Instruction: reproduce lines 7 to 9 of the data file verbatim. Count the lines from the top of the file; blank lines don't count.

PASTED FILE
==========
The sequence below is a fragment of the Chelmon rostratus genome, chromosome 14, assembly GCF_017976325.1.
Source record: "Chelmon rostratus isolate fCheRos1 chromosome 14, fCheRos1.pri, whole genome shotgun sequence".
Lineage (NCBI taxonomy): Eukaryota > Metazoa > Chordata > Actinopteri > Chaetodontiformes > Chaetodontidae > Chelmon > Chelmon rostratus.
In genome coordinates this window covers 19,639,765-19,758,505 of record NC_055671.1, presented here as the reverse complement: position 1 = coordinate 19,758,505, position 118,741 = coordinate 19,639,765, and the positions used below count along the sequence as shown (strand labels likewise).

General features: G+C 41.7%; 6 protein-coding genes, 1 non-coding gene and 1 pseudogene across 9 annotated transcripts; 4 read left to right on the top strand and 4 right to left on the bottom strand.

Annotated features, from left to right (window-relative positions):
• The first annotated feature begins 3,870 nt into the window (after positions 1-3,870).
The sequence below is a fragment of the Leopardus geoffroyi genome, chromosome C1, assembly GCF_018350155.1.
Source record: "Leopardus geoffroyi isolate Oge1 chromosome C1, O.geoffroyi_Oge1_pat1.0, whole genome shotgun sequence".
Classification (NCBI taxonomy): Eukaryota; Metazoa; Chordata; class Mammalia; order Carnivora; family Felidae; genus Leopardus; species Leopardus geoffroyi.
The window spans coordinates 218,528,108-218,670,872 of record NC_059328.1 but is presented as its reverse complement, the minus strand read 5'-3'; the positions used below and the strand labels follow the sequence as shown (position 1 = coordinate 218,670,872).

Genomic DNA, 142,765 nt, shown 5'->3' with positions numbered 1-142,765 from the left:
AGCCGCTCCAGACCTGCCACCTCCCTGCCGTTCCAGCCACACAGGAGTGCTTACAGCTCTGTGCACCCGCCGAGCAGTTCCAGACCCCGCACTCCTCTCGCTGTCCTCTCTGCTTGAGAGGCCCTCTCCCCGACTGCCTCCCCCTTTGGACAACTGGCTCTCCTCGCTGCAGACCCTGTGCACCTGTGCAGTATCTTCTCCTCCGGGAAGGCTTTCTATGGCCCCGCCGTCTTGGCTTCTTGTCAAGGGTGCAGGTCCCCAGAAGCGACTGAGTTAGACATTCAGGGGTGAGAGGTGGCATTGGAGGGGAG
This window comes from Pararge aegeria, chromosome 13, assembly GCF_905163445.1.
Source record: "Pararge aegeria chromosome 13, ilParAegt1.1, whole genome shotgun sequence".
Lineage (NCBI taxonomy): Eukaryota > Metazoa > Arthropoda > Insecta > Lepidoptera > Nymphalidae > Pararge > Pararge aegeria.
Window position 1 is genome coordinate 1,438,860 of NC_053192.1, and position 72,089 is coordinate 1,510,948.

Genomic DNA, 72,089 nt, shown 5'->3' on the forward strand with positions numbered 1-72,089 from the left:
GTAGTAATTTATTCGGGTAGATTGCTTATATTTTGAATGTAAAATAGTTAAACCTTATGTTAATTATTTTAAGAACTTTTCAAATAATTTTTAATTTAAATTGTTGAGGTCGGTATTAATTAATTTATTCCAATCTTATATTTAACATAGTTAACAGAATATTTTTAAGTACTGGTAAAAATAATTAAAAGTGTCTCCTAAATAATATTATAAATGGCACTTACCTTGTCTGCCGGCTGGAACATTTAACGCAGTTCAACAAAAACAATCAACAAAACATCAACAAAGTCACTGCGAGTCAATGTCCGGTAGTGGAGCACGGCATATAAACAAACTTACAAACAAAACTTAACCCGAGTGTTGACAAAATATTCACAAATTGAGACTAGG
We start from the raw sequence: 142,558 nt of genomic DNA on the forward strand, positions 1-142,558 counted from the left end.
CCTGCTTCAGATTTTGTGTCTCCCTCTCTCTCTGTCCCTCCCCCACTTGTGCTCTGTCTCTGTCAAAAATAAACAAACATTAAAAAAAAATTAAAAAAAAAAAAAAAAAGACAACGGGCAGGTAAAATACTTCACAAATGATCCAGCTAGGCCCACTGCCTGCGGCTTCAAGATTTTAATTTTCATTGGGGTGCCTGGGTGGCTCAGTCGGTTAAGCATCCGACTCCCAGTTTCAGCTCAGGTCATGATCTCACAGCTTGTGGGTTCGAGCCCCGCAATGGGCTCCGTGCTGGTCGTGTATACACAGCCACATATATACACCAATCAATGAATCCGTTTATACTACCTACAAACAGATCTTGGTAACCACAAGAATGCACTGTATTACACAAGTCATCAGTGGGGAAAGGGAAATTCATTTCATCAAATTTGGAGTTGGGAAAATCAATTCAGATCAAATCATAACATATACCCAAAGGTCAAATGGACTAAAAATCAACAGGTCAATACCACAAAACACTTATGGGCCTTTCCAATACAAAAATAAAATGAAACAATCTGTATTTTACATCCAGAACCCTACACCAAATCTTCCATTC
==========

• The first annotated feature begins 3,870 nt into the window (after positions 1-3,870).
The sequence below is a fragment of the Leopardus geoffroyi genome, chromosome C1, assembly GCF_018350155.1.
Source record: "Leopardus geoffroyi isolate Oge1 chromosome C1, O.geoffroyi_Oge1_pat1.0, whole genome shotgun sequence".